NASA launches first ever solar probe to 'touch the sun'

Pablo Tucker
August 14, 2018

NASA has successfully launched a spacecraft destined to become the fastest man-made object ever as it gets closer to the sun than we've been before.

Now, with the help of cutting-edge thermal technology that can protect the mission on its risky journey, the spacecraft's four instrument suites will study magnetic fields, plasma and energetic particles, and image the solar wind.

On board the Delta IV Heavy rocket is the Parker Solar Probe on its first mission to the sun.

The spacecraft was visible over the Sunshine Coast on Sunday night, after Saturday morning's launch attempt was foiled by technical issues.

PSP is the only NASA mission, scientific probe to study the sun's corona and solar wind.

"The spacecraft will use seven Venus flybys and 24 orbits over almost seven years to gradually reduce its orbit around the Sun", it added.


It has been designed with shields to help it endure the intense heat and solar radiation.

However the technology to make the spacecraft small and light enough to travel at incredible speeds - while surviving the sun's punishing environment and the extreme changes in temperature - are only now possible.

"Wow, here we go!"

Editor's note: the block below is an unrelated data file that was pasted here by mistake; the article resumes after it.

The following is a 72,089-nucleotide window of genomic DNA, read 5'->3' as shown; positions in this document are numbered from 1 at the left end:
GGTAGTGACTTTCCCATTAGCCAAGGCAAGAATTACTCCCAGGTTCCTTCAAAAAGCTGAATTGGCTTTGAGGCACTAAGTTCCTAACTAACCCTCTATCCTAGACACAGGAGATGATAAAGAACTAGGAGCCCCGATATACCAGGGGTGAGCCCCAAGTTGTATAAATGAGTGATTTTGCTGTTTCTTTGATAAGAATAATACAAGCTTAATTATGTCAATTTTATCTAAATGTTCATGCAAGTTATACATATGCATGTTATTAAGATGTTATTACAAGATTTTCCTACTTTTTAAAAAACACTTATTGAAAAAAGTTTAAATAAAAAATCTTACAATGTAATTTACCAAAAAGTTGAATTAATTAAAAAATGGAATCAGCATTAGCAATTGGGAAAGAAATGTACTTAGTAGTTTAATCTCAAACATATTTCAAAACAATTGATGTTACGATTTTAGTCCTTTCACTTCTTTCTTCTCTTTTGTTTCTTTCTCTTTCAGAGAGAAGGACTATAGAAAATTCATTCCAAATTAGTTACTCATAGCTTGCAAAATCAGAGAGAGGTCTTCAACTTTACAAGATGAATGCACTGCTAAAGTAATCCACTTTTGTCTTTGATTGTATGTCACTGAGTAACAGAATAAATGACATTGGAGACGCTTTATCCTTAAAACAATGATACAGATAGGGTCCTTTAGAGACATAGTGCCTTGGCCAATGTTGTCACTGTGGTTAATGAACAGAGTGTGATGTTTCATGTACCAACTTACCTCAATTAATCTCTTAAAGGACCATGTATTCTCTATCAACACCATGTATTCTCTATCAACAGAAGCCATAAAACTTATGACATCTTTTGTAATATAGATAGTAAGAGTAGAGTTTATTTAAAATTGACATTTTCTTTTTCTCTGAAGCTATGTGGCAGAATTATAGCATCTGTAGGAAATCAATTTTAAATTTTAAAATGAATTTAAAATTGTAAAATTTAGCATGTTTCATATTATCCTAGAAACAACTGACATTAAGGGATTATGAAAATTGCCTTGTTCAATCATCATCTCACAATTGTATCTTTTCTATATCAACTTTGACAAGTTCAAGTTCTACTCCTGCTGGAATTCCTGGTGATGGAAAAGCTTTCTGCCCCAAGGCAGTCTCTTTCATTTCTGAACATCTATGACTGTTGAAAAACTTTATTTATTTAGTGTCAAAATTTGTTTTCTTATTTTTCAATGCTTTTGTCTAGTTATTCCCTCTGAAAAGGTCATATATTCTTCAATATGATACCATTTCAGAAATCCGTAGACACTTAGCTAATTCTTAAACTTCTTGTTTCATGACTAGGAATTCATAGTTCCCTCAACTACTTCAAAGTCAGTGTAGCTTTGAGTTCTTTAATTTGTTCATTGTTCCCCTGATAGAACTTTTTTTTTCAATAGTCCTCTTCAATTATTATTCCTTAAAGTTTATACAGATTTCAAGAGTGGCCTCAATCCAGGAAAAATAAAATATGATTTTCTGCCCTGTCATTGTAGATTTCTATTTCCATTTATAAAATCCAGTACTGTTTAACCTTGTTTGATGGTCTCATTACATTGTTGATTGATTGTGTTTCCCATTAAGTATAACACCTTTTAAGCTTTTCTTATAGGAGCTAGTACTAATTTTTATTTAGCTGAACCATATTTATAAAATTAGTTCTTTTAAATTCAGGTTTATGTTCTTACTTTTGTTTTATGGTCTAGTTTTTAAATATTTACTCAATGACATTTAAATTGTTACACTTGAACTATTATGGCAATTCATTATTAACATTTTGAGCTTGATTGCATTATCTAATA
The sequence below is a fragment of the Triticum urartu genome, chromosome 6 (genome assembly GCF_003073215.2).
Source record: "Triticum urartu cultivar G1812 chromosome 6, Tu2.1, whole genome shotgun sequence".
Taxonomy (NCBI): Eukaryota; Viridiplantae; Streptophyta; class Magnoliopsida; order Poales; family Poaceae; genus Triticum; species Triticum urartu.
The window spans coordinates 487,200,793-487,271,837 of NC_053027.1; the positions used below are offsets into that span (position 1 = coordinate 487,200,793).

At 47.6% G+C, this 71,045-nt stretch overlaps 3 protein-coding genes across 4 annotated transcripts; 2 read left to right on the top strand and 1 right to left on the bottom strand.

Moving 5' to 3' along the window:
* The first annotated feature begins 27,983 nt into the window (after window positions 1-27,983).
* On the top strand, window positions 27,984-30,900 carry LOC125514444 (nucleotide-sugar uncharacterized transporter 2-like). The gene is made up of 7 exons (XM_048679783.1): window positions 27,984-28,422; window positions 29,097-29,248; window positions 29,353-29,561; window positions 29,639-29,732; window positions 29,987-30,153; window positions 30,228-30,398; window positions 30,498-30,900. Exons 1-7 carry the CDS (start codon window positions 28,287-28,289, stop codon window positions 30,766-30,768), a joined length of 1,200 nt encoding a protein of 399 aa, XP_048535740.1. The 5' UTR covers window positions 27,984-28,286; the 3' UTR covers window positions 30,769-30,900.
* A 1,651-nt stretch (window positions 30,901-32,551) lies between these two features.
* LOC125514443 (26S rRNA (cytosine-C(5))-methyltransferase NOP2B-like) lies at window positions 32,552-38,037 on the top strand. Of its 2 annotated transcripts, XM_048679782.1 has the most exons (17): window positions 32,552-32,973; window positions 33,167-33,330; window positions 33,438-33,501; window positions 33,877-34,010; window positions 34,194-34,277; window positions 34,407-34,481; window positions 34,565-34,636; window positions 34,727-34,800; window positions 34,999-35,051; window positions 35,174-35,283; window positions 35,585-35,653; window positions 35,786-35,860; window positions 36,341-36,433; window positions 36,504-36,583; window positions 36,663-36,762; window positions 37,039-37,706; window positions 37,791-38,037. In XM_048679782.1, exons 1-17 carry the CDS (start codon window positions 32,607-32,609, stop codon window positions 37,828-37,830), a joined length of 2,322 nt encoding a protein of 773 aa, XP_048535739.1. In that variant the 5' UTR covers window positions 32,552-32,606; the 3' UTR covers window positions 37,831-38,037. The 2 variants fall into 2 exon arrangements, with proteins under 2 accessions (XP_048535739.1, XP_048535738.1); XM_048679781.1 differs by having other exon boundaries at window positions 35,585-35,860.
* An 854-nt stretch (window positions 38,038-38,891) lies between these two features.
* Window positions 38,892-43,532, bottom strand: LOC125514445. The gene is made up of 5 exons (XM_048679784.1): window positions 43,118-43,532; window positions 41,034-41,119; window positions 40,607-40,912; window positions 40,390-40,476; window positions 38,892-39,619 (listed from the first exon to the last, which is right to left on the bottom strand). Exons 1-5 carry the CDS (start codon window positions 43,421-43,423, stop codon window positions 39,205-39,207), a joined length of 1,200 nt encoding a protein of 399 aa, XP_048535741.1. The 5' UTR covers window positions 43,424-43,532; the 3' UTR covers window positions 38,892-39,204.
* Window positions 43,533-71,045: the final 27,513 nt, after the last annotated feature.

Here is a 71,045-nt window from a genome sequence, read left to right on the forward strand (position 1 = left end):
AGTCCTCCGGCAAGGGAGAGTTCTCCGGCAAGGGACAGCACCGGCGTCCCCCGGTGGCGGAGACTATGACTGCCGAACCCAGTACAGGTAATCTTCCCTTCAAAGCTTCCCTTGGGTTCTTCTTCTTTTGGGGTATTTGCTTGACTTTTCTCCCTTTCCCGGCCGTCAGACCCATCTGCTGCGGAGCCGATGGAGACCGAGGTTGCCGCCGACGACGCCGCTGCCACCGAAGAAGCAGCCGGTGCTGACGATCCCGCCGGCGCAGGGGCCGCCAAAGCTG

Thousands of spectators jammed the launch site, including 91-year-old astrophysicist Eugene Parker after whom the spacecraft is named.

"The mission will unlock mysteries of the corona, including why it's so much hotter than the surface of the sun which is about 10,000 Farenheit", Brown said. But Sunday gave way to complete success.

It is hoped the Parker probe will eventually get within 3.83 million miles of the sun, just four per cent of the total distance and closer than ever before. It also holds a memory card containing more than 1.1 million names submitted by the public to travel with the spacecraft to the Sun.


The spacecraft is equipped with a 4.5-inch-thick, 8-foot-wide carbon composite shield that should keep the electronics at their proper operating temperature even amid temperatures that would melt aluminum. "Parker Solar Probe would be just 4cm away from the Sun", explained Dr Nicky Fox, the British-born project scientist who is affiliated to the Johns Hopkins Applied Physics Laboratory.

Parker watched the launch at Cape Canaveral, and said it was his first time seeing a rocket blast off in person.

"We've been inside the orbit of Mercury and done unbelievable things, but until you go and touch the sun, you can't answer these questions", Nicola Fox, mission project scientist, told CNN.

They are also curious about the solar winds that sometimes disrupt satellite and ground communications. Sensors on the spacecraft will make certain the heat shield faces the sun at the right times. According to NASA, its top speed is expected to hit 430,000 miles per hour.

If all goes well, the Parker Solar Probe will swing by Venus in about six weeks for a gravitational encounter that will help the spacecraft slow down still more.


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